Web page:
HUNTSVILLE, AL (WAFF) - In light of recent tensions among religious groups across the world, the Huntsville community is coming together to heal.
A ceremony was held Sunday night to dedicate a prayer space in south Huntsville.
Leaders from several Christian churches, the Jewish and Islamic communities, and even mayor Tommy Battle were all on hand at St. Stephens Episcopal Church to open up a space designed to help the healing process for anyone suffering in the city of Huntsville.
The Healing Steps Labyrinth, as it is called, is a slow form of walking prayer that helps a person relax and focus their minds while meditating on a certain event.
Prior to the dedication, a Thanksgiving service was held inside the church.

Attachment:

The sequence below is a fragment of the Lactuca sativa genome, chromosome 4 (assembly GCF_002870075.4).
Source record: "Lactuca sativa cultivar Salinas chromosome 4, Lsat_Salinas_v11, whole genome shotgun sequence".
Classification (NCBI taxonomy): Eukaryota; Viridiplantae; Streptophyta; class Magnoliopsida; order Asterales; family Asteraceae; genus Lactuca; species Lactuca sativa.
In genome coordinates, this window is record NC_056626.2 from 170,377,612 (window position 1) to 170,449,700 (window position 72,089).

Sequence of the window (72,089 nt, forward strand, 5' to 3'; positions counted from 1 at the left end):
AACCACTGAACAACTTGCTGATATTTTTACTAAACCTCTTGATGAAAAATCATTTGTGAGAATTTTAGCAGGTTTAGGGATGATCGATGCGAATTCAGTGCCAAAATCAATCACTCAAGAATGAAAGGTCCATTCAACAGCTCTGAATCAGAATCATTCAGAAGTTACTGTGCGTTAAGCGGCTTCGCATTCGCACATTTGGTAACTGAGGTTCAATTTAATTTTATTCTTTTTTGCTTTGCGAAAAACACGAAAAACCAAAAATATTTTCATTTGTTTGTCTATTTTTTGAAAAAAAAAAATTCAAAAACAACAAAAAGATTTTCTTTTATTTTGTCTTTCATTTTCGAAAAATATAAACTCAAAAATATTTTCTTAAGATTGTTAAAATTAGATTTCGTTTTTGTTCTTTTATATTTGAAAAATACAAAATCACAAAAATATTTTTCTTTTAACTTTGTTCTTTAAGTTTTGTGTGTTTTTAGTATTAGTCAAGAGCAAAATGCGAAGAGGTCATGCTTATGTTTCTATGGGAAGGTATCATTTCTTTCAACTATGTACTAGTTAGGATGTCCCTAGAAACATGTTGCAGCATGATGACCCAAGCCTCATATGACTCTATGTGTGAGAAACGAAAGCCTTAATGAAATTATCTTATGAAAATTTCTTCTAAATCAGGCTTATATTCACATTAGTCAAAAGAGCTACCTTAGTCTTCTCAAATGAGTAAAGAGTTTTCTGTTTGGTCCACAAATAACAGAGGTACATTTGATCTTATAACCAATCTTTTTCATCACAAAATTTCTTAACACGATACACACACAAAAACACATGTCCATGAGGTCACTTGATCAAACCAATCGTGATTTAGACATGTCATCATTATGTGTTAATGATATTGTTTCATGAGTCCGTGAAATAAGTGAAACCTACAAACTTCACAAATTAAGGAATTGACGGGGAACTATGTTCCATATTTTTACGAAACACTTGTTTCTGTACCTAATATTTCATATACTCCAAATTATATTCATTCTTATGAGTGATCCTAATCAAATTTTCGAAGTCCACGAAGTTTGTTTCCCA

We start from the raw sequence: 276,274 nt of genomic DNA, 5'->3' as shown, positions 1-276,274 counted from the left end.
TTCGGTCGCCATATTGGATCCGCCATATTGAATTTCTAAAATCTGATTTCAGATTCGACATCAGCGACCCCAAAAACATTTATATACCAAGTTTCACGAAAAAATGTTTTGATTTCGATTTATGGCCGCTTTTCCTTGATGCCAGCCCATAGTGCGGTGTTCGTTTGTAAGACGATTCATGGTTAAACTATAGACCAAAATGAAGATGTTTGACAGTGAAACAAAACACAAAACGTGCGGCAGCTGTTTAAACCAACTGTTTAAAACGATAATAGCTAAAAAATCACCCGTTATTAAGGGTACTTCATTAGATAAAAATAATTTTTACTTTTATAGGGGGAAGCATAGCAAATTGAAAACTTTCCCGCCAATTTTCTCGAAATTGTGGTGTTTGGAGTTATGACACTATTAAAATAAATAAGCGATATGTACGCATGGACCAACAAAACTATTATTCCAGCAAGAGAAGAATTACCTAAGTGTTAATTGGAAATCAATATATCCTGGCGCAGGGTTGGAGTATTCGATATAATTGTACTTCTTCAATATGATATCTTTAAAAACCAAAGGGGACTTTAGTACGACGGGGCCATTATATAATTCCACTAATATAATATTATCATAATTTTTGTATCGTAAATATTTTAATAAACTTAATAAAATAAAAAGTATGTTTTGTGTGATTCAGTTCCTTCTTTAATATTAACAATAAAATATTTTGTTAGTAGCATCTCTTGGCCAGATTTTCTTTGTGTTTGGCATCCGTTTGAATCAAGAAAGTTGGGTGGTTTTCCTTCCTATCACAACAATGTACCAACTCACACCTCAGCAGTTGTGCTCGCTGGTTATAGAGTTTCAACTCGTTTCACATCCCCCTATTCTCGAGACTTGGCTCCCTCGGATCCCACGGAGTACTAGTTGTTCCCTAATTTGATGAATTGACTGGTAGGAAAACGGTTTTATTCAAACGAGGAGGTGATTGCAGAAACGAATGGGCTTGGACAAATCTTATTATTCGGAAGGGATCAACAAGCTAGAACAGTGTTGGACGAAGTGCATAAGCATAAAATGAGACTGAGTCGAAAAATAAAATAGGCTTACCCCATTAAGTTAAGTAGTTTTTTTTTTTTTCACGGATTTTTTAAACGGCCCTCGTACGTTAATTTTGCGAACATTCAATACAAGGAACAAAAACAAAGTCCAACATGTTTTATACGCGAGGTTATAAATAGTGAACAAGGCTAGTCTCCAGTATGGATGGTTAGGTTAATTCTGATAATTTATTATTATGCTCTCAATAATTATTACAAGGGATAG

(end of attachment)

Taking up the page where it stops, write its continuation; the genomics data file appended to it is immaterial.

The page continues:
Each of the religious leaders in attendance spoke and all preached a message of thankfulness.
"Do unto others, every faith has that, and that's where our focus needs to be," said Lynn Bullard, deacon of St. Stephens. "On the goodness in people and the goodness of worship in praise to our God, on our common life together."
They reminded everyone in attendance to have an open mind, and to see things from the perspective of the other side, like Syrian refugees, for example.
They wanted the people in North Alabama to unite and form a human bond.
"Huntsville is a very diverse city, lots of people from lots of places," said Bullard.
The collection at the Sunday service was donated to yet another church, the Grateful Life Church, which serves the homeless community in Huntsville.
Copyright 2015 WAFF. All rights reserved.